Marson, Una. Letter to the Committee of Jamaica Save the Children’s Fund. MS1944C, National Library of Jamaica.

Marson, Una. The Moth and the Star, 1937.

“Save the Children’s Fund Mourns Una Marson”. Daily Gleaner 26 May, 1965:23


“Una Marson Here.” Daily Gleaner 14 December 1960: 26    

Smilowitz, Erika. Una Marson: A Woman Before Her Time. Jamaica Journal 16, No. 1, (1983): 62- 68.

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Mervyn Morris
(1937 -  )

Mervyn Morris, poet and critic, was born in 1937.  He was educated at MunroCollege , the University of the West Indies and St. Edmund Hall, Oxfordwhere he was a Rhodes Scholar.  He won an Institute of Race Relations Essay Competitionin 1963 with a notable piece entitled, ‘Feeling, Affection, Respect’, and had essays and poems broadcast by the BBC before returning to Jamaica .

His work continued to appear widely in Caribbean , Commonwealth and British publications and since the late 1960s he has built a solid reputation as a literary critic and essayist as well as one of Jamaica’s leading poets.  He is widely known throughout the region and much respected as a perceptive contributor to cultural debate and activity as well as a poet with a wide audience and a reputation for moving and original verse.  Among his recurrent concerns are sexuality, the delicacy of relationships and the nature of independent thought and feeling, although his range of subjects is wide.

Mervyn has produced four collections of poems, The Pond, On Holy Week, Shadowboxing and Examination Centre.  In 1964 he was awarded first prize for his, On Reading Louise Bennett Seriously, in the Jamaica Festival Literary Competition.  In 1968 his essay ‘Power and Us’ again claimed the first prize for him.

He has taught at Munro Collegeand has worked for the University of the West Indies as an assistant Registrar and as Warden of Taylor Hall.


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Sir Anthony Musgrave

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Sir Anthony Musgrave was born in St. John's Antigua on the 3rd of August 1828. He was the third son of Anthony Musgrave, M.D, Treasurer of Antigua. He received part of his early education in Edinburgh ,Scotland. In 1850, he  became Private Secretary to the Governor of the Leeward Islands and began studying law the following year. After the death of his father in 1853, which required him to return to Antigua, Musgrave returned to London to resume his studies in law. Under the persuasion of a friend, he later accepted the post of Colonial Secretary in Antigua . In 1860, Musgrave was appointed Administrator of Nevis and two years later he was made Lieutenant Governor of St. Vincent. He was given a significant promotion in 1864 when he was made Governor of Newfoundland. His next post was the governorship of British Columbia. He was also appointed  as Australia as Governor in 1874.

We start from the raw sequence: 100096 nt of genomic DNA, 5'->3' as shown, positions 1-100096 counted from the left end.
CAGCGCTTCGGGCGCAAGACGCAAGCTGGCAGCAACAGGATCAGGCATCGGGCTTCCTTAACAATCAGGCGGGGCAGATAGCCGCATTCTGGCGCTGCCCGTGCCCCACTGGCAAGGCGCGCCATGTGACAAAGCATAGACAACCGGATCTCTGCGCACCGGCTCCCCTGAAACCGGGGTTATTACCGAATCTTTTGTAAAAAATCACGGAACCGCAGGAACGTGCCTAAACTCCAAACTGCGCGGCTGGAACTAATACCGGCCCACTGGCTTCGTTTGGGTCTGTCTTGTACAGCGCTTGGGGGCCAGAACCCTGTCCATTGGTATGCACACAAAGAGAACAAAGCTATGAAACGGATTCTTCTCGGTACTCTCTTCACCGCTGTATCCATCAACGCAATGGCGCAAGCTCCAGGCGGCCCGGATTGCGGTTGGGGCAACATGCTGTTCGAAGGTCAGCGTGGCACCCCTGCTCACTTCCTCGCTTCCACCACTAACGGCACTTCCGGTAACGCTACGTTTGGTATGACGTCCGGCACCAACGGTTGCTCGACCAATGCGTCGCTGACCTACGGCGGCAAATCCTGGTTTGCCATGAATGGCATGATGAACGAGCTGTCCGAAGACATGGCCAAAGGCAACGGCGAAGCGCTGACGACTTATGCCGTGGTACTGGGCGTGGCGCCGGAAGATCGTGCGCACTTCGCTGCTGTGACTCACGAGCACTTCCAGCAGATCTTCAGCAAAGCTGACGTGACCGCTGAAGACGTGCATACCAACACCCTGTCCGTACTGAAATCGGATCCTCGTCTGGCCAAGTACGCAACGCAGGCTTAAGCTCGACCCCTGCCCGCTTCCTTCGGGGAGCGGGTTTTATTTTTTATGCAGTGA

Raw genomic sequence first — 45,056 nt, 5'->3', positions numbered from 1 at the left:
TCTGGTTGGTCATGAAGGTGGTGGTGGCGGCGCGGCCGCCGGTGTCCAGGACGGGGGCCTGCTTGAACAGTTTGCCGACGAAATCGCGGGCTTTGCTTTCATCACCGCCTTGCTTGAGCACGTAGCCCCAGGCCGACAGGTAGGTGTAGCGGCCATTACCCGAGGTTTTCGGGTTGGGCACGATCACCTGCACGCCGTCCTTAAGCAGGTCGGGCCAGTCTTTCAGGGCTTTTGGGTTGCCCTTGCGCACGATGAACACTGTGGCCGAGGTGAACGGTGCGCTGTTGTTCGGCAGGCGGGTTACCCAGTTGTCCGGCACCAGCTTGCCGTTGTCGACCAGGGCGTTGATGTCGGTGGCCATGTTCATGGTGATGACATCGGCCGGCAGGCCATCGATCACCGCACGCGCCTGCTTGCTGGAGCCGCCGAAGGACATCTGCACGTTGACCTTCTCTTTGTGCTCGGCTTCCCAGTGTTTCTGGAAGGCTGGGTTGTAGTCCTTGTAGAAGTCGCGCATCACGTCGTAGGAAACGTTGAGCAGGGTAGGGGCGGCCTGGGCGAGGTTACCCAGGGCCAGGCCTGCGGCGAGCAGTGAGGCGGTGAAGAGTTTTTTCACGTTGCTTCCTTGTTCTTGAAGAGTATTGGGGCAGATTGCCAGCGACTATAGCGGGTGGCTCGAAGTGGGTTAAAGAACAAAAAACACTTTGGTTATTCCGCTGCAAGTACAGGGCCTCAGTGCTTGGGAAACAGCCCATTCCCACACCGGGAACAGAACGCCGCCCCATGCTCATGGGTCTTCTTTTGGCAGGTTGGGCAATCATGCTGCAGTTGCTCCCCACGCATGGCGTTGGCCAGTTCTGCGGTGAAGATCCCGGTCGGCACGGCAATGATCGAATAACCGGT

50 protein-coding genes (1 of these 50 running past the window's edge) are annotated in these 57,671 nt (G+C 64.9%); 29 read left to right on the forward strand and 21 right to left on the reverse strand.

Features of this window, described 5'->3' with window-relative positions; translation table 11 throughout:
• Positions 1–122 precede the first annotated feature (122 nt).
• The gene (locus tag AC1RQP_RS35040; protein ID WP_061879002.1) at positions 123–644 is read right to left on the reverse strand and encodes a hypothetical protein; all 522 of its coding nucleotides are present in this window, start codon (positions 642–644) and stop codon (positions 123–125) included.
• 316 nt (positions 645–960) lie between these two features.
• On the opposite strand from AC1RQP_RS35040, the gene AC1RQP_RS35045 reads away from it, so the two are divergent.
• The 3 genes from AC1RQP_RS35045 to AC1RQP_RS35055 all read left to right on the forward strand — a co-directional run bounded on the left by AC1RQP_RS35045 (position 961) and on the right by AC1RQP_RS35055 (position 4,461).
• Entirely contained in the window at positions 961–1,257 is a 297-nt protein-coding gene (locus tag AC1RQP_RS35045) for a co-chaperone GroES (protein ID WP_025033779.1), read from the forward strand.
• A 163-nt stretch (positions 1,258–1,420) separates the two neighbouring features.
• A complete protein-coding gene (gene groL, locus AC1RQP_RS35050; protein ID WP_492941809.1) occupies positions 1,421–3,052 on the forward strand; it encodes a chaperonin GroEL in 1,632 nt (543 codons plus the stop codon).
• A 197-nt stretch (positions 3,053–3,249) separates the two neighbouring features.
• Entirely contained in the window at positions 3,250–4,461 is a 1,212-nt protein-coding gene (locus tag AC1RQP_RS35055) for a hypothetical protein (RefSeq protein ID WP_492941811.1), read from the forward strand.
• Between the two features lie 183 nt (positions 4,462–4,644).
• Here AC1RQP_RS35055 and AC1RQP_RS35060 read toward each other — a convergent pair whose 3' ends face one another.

Soon after being sent to Australia, Musgrave was offered governorship of Jamaica. He arrived in Jamaica on August 24, 1877. His wife Jeannie and family arrived in the Autumn of that year. Sir Anthony's 6 year term in Jamaica was highly eventful as he worked tirelessly for the improvement of island. Musgrave is noted to have said that his best work was done in Jamaica. He was particularly effective in the fields of the Arts & Education. Sir Anthony Musgrave,  is the founder of the Institute of Jamaica 1879, with its purpose being, for the encouragement in all branches of  literature, art and science.

Under his governorship,  several  measures were carried out such as the regulation of Coolie immigration, the reform of  legal procedure and state law, and  establishment of electric telegraphs. He also encouraged the government to purchase and extend the railway for the Jamaica Railway Company at a cost of  93,932 pounds. The re-organization of the public gardens, re-modeling of educational institutions and consolidation of the public debt may also be attributed to Sir Anthony Musgrave.

Sir Anthony was next assigned to Queensland, Australia where his health began to deteriorate. In 1887, he was able to pay in short visit to Jamaica. However, he died a year later on October 9, 1888. Following his death,  the board of governors of the Institute of Jamaica proposed a memorial in his honour. It was decided to acquired a portrait of Sir Anthony and to create a medal, which would be awarded for achievements in the fields of Literature, Science and Art or effective service in their promotion.


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Rex Nettleford OM, OCC